In its most recent Cyberthreat Defense Report, CyberEdge Group noted that more than half of business security and IT leaders (52 percent) believe a successful cyber-attack is likely in the coming year, up from 39 percent in 2013.
Given all the news around the high number of large-scale data breaches that befell companies such as The Home Depot, Staples, Anthem Health, and Neiman Marcus in 2014, it’s not surprising. It's also not surprising that many businesses feel helpless to defend against hackers, who, according to the report, managed to work their way into more than 70 percent of business data networks, up from 62 percent in 2013.
While the problem is pervasive, and protecting against it is indeed a challenge, there are a number of basic, low-cost steps that companies can take to secure consumer data.
Experts largely agree that a firewall—a network security system, either hardware- or software-based, that controls incoming and outgoing network traffic—should be the first line of defense against hackers and malicious software. Antivirus and antispyware software should make up the second line, scanning for and removing programs and code that can damage computers or compromise the valuable data they store.
The third line of defense should be multifactor authentication. Multifactor authentication is a security system that requires more than one method to verify a customer's identity before allowing him to log in to an account, access information, or perform some other transaction. The goal of multifactor authentication is to create a layered defense; if one factor is compromised, the hacker still has at least one more barrier to breach before breaking into the system.
Multifactor authentication can involve any combination of the following elements:
• knowledge factors, such as user names or IDs, passwords, PINs, and the answers to secret questions;
• possession factors—anything users must have in their possession, such as security tokens, one-time password tokens, key fobs, employee ID cards, or mobile phone SIM cards;
• inherence factors, also called biometric elements, such as retina scans, iris scans, fingerprints, vein patterns, facial recognition, voice recognition, and even hand and earlobe geometry;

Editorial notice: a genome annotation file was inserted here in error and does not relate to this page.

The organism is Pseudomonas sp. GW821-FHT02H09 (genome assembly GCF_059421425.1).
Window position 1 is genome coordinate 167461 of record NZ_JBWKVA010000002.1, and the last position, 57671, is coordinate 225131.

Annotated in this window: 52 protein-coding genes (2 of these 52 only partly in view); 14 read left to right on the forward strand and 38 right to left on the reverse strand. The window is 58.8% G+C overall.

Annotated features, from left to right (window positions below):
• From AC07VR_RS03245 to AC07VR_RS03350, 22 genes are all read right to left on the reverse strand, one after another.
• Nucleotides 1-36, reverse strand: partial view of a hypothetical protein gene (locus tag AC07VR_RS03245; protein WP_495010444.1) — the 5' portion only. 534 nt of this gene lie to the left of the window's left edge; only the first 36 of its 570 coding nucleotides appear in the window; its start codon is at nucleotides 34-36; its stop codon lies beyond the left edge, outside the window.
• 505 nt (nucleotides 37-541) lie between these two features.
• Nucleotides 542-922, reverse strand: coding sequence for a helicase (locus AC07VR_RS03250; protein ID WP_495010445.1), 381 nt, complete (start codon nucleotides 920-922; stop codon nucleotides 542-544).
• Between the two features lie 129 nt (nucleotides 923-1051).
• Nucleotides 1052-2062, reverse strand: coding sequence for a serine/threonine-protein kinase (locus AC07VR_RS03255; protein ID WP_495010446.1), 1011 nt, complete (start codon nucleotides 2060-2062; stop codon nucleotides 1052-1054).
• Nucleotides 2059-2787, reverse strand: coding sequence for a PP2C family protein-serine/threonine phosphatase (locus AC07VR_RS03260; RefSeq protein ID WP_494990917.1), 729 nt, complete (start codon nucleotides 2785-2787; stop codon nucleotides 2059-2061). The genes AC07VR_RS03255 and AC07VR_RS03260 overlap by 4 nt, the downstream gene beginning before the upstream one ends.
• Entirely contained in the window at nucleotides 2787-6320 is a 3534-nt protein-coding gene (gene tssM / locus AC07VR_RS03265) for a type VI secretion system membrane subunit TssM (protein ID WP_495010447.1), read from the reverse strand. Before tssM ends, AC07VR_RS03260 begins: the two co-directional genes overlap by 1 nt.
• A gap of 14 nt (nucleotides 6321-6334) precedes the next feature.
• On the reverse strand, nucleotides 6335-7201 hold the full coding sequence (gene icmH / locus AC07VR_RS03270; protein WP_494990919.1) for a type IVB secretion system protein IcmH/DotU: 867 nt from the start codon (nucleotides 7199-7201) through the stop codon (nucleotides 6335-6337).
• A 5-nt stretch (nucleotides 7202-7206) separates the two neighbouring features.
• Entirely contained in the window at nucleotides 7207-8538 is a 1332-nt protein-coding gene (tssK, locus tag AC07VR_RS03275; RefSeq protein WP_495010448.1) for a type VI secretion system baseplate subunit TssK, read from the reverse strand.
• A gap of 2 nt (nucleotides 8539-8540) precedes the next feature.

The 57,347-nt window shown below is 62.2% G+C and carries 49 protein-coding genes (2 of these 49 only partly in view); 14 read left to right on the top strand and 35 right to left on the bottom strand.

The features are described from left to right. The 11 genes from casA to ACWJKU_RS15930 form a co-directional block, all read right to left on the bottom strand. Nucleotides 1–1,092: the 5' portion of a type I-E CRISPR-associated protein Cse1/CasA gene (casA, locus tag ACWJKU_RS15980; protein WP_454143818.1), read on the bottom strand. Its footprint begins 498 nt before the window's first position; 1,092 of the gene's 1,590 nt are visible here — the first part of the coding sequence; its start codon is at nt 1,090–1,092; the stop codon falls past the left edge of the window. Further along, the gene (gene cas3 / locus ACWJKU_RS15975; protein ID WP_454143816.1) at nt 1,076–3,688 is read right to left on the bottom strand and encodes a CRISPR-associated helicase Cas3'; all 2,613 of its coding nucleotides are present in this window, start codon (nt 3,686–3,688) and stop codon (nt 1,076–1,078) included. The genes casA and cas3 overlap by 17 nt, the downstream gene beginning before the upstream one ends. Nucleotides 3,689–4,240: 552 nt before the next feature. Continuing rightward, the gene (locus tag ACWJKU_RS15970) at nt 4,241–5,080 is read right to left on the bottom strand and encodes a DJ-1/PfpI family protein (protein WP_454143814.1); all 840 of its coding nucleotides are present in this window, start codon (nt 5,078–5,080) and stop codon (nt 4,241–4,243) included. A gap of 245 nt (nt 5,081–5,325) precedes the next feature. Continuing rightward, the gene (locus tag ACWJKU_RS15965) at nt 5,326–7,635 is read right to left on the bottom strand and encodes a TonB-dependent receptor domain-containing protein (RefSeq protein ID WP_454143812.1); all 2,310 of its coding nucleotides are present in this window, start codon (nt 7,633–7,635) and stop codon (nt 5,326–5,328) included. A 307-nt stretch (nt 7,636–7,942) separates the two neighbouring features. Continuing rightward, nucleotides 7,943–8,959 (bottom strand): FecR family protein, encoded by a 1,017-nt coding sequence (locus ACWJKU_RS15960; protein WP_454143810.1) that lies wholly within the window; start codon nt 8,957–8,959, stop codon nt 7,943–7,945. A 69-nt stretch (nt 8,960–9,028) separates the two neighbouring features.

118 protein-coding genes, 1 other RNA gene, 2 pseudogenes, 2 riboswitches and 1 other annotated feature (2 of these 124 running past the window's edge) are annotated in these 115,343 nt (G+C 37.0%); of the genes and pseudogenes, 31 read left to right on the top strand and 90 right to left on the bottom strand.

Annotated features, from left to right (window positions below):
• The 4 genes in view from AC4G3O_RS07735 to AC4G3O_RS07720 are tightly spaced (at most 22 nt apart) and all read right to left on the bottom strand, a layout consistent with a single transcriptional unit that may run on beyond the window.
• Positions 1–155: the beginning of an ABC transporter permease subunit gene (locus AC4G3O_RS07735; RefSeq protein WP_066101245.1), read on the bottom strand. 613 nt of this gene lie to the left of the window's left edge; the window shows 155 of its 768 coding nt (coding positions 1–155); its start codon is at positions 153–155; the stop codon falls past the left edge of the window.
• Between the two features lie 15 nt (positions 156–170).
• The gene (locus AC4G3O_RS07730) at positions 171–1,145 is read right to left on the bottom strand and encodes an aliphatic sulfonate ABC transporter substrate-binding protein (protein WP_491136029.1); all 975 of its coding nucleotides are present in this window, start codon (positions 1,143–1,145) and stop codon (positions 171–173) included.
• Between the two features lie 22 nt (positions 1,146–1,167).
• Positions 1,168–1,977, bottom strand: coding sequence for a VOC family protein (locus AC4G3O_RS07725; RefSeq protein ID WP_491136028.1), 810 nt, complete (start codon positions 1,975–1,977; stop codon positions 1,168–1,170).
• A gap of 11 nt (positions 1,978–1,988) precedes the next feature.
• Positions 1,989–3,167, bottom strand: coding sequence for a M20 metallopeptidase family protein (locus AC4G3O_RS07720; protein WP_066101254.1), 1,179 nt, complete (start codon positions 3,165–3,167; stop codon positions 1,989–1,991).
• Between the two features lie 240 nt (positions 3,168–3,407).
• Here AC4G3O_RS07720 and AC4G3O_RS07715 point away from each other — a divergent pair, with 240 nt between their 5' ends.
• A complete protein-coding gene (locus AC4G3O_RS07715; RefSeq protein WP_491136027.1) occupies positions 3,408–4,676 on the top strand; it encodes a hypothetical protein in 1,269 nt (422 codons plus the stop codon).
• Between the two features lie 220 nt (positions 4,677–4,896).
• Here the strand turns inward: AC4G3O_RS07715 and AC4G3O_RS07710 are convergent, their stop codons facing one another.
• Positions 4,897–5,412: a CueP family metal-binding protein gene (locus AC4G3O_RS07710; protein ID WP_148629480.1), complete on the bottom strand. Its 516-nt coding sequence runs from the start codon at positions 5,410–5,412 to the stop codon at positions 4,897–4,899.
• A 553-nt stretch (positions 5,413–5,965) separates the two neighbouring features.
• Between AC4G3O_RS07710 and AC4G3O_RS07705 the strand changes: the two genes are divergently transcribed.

• location factors—users' current locations, based on GPS tracking of their smartphones or automatic number identification (more commonly known as caller ID), or, in the case of Web traffic, their IP addresses;
• time factors, such as verification of employee IDs against work schedules (also, a bank customer can't physically use an ATM card in America and then in China 15 minutes later); and
• behavior factors, using analytics to understand users' unique behaviors and flag activities that fall outside of normal patterns.
Larry Ponemon, founder and chairman of the Ponemon Institute, a provider of independent research on privacy, data protection, and information security policy, calls multifactor authentication "absolutely critical" for a secure customer experience. Not having it "is a recipe for disaster."
"You need to authenticate on more than one platform," Ponemon adds. "Passwords and security questions alone are not secure enough. Personal information is just too readily available, and the answers to the standard questions can be found out too easily."
Thomas Loeser, a former federal cybercrime prosecutor who is now a partner at Seattle law firm Hagens Berman, agrees. "Multifactor authentication provides a huge advantage," he says. "It prevents someone from gaining access to sensitive information just because he has a user name and password, which hackers can easily get."
In 2014, 783 major data breaches in the United States potentially exposed hundreds of millions of customer records to hackers, according to information compiled by the Identity Theft Resource Center (ITRC). Many of them "could have been avoided with multifactor authentication," Loeser states without hesitation.
Leslie Ament, senior vice president and principal analyst at Hypatia Research, called multifactor authentication "a highly necessary component in protecting customers from fraud as well as for managing business risk."
Editor's Note: Part 1 of this series, which identified different types of enterprise security holes, appeared in the May issue of CRM magazine. Read it here.